Compassion says, “I know how you feel.”
“Both friend and enemy reside within us. One lives by the rule of compassion, the other by the rule of hard knocks. Though potential influence of either extreme is inevitable, our actions bear witness to the one we embrace.” –T.F. Hodge
It’s simple really: What makes you feel more authentic and genuine; when you reach out to hug someone or when you wait for someone to hug you first? What if we dropped our defenses and just reached out first? What are we so afraid of?
The dictionary defines compassion as a feeling of deep sympathy and/or sorrow for another who is stricken by misfortune, accompanied by a strong desire to alleviate the suffering.
That definition sounds tragic but it is exactly what I did today. I met a former co-worker while at the grocery store and she told me about another former co-worker who is going through an awful health tragedy with her husband. I came home and immediately wrote out a card to her acknowledging her and her husband and express to her that she may never need my help in any physical way but that I am here to do whatever I can and to let her know that the one thing I could do for her right away was keep her and her family in my prayers.
Is it true that the only way for compassion to show itself is in the presence of a tragedy? What is a tragedy? Each of us has days when even the most mundane of bad news or events can be perceived as a tragedy. Perspective makes it so. What I find really comforting is that although we may not go through universal life experiences all at the same time, we do go through universal life experiences at some point in each of our lives. Knowing that someone out there has experienced the feelings I am going through right now is of great comfort but would be of even greater comfort if I found a way to connect with the person who would understand. By reaching out and asking for help or by reaching out and saying to someone, “I know how you feel”, connects us on a human level that no other species can do.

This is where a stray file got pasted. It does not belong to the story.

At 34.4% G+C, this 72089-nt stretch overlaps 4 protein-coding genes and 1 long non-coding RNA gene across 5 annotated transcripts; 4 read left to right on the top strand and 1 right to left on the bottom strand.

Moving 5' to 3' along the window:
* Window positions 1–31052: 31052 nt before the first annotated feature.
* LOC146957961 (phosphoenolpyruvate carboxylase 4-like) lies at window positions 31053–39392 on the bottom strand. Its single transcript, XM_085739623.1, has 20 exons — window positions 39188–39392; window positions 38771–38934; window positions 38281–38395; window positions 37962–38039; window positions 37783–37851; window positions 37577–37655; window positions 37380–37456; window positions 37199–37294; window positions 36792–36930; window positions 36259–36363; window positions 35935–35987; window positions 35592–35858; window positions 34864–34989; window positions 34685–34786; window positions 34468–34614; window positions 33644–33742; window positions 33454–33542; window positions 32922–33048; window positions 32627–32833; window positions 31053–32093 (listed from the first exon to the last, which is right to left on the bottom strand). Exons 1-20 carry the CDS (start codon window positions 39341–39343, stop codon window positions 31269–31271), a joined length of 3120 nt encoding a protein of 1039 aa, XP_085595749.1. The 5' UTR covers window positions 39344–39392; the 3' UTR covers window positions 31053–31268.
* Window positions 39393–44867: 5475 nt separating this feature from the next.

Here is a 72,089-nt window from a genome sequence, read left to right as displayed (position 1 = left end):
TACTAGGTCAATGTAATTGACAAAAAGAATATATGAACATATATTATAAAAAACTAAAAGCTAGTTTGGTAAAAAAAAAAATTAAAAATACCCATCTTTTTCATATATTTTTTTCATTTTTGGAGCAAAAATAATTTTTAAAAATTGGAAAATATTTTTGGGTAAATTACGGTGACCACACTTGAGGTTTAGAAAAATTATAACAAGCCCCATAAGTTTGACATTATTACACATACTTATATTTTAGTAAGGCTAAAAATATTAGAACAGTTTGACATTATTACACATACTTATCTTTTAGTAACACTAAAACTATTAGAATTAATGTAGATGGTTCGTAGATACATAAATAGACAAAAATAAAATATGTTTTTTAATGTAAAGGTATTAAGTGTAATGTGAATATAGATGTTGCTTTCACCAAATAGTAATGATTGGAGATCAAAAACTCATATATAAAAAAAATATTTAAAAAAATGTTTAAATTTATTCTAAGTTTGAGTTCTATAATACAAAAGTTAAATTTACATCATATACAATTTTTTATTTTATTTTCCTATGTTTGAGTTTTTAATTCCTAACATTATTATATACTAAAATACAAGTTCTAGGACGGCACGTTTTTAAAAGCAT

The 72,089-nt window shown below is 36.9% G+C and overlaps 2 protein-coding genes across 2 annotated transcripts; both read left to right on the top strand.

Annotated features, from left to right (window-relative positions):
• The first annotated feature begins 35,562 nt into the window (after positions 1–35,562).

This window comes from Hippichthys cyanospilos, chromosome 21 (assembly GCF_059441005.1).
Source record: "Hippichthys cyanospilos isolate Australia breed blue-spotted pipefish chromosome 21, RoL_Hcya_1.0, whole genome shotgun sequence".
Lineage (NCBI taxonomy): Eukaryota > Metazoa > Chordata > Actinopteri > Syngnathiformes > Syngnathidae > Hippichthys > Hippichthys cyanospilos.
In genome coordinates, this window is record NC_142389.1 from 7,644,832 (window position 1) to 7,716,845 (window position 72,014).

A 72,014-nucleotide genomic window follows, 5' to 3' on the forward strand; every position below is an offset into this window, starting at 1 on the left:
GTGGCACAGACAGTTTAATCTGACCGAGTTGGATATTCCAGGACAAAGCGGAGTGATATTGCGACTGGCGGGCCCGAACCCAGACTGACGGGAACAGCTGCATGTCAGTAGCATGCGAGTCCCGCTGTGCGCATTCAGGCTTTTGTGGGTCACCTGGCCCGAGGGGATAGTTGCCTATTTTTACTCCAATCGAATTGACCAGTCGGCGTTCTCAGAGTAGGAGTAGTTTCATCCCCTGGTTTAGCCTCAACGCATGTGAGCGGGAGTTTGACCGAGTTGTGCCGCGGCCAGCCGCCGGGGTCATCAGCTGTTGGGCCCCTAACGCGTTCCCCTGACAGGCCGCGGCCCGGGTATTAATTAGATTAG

“The simplest acts of kindness are by far more powerful than a thousand heads bowing in prayer.” –Mahatma Gandhi
I just have to say that bowing in prayer may be the simplest act of kindness when doing something physically is not possible. Kindness shows itself in so many ways. Do something, don’t do nothing at all.
I was walking out of an art supply store the other day and a mom was looking around the parking lot with her daughter in tow. She was confused because the bakery that they usually stop at on their Sunday errands was no longer there. Her voice sounded so distressed. It was really back ground noise to me at that moment because my mind was consumed with thoughts of how to make the next story time project really fun and exciting for my little library visitors.
As I was walking back to my car I replayed the distant voice in my head and let my ears hear what was going on around me. It just so happened that this mom and I passed each other in perfect synchrony and I was able to tell her exactly where the bakery had moved to. You really wouldn’t believe how incredibly thankful and relieved she was to know that not only did the bakery not go out of business but that she knew exactly where it had moved to once I asked her about her bearings.